The U.S. trade deficit in January dropped sharply as both exports and imports fell.
The Commerce Department said Friday that the deficit fell 8.3% to $41.8 billion in January from $45.6 billion in December. The shrinking trade gap reflected a drop in exports, which fell $5.6 billion to $189.4 billion. Imports fell $9.4 billion to $231.1 billion.
Much of the dip in imports likely came from lower oil prices and a labor dispute that disrupted shipping at West Coast ports. At the same time, the strong dollar that has made American-made goods less affordable abroad is weighing down exports.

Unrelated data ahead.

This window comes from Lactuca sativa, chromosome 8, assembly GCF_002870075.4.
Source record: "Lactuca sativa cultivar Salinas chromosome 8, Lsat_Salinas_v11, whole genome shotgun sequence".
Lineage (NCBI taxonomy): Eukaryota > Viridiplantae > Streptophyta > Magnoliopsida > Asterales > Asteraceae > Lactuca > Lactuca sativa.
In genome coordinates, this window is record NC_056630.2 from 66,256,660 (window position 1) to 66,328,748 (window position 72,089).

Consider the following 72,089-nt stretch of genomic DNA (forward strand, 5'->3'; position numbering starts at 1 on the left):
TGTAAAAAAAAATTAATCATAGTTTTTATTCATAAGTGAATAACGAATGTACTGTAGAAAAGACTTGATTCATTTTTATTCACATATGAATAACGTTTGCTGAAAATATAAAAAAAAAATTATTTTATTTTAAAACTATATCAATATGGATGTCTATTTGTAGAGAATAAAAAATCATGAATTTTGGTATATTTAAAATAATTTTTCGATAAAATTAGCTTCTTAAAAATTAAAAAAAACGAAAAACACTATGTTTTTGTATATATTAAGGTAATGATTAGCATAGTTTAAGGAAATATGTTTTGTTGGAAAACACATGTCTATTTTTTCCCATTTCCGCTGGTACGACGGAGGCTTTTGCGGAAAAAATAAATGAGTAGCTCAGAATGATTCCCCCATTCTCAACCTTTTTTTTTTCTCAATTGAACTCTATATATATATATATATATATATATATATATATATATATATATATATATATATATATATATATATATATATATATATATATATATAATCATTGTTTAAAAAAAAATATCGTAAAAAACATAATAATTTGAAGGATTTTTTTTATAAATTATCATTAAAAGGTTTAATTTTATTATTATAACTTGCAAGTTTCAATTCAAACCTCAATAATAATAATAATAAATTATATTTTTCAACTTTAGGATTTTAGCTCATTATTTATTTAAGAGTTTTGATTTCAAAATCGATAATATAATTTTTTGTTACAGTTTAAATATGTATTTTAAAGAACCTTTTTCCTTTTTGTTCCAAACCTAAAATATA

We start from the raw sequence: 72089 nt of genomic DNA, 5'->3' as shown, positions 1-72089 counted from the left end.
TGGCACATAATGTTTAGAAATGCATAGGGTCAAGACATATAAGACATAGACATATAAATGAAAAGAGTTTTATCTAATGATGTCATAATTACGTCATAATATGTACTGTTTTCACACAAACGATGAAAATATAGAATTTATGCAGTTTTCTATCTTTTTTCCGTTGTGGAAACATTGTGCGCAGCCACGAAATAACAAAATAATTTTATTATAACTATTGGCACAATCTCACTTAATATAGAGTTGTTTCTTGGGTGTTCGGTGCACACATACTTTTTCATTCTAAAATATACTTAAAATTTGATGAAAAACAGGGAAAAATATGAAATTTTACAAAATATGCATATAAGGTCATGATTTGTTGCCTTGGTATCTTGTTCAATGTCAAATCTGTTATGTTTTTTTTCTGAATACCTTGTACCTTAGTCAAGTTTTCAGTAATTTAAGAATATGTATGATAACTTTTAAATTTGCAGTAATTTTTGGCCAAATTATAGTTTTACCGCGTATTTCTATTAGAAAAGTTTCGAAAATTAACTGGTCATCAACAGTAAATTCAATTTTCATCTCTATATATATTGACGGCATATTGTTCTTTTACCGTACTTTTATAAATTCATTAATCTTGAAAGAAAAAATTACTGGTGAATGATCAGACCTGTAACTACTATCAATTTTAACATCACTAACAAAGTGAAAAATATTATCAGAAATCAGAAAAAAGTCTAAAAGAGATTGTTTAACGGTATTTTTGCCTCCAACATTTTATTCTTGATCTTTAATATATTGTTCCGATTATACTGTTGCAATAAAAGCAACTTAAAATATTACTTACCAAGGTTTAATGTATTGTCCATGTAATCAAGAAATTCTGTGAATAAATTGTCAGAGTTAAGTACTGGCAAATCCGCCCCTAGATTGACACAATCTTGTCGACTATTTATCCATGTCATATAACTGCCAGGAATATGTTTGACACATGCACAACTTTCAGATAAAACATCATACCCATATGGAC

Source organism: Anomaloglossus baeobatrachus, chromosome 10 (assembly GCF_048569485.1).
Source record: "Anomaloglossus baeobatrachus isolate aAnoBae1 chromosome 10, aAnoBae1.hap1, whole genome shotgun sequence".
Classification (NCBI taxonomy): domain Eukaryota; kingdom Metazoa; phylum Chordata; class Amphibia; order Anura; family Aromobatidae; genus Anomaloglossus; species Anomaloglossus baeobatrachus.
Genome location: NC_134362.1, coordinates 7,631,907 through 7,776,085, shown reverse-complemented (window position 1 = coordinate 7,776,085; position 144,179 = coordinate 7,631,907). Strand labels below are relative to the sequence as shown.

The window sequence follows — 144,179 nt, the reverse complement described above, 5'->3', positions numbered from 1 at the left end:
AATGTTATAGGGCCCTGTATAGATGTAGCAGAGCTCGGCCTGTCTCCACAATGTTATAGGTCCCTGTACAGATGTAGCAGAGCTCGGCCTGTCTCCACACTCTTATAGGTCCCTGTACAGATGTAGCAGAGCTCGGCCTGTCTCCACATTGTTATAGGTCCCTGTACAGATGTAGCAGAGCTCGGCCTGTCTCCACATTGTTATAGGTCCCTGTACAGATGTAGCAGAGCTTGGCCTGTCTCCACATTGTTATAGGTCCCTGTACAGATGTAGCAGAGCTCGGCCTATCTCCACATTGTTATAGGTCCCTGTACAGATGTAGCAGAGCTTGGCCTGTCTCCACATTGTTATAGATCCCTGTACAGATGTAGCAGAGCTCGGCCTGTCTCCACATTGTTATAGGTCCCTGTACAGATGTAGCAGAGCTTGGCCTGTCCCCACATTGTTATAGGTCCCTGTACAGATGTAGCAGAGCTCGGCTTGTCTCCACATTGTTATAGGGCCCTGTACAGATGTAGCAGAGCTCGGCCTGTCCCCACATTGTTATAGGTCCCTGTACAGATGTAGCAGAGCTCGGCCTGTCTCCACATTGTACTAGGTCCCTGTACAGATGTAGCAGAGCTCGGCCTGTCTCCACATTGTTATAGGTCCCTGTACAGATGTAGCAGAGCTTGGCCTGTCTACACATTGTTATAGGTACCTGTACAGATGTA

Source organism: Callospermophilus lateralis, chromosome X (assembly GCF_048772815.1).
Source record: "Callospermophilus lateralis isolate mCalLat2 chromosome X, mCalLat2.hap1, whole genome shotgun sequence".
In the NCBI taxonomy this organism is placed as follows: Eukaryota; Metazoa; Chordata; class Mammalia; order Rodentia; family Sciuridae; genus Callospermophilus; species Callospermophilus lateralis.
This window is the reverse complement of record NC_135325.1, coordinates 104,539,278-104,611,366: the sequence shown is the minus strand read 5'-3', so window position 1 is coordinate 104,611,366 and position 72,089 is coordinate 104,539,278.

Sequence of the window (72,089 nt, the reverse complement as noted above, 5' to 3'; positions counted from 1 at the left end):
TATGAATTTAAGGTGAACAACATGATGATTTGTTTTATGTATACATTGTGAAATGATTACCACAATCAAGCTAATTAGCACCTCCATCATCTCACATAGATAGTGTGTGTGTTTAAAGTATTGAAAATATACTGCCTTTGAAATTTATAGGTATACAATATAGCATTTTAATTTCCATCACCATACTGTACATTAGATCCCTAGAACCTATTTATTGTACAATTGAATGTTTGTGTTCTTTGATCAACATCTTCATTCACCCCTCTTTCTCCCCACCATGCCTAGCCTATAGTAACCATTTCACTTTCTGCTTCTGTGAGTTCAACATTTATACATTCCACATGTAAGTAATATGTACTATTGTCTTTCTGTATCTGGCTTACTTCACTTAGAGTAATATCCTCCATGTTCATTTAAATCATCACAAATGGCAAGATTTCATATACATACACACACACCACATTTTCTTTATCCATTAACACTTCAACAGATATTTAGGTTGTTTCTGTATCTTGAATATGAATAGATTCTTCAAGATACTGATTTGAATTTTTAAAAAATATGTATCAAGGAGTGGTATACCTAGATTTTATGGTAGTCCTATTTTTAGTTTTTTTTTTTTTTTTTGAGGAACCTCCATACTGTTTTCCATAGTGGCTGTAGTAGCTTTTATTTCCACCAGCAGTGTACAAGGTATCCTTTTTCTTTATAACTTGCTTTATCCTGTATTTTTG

The trade deficit reached $505 billion last year, up 6% from the 2013 deficit of $476.4 billion. It was the largest imbalance since 2012. Economists expect the deficit to widen further in 2015 as stable growth in the United States drives imports and tepid growth overseas paired with a strong dollar depress exports.
The politically sensitive deficit with China was $29.3 billion in January. That constant gap has created pressure on
Yet a domestic energy boom has kept the deficit in check.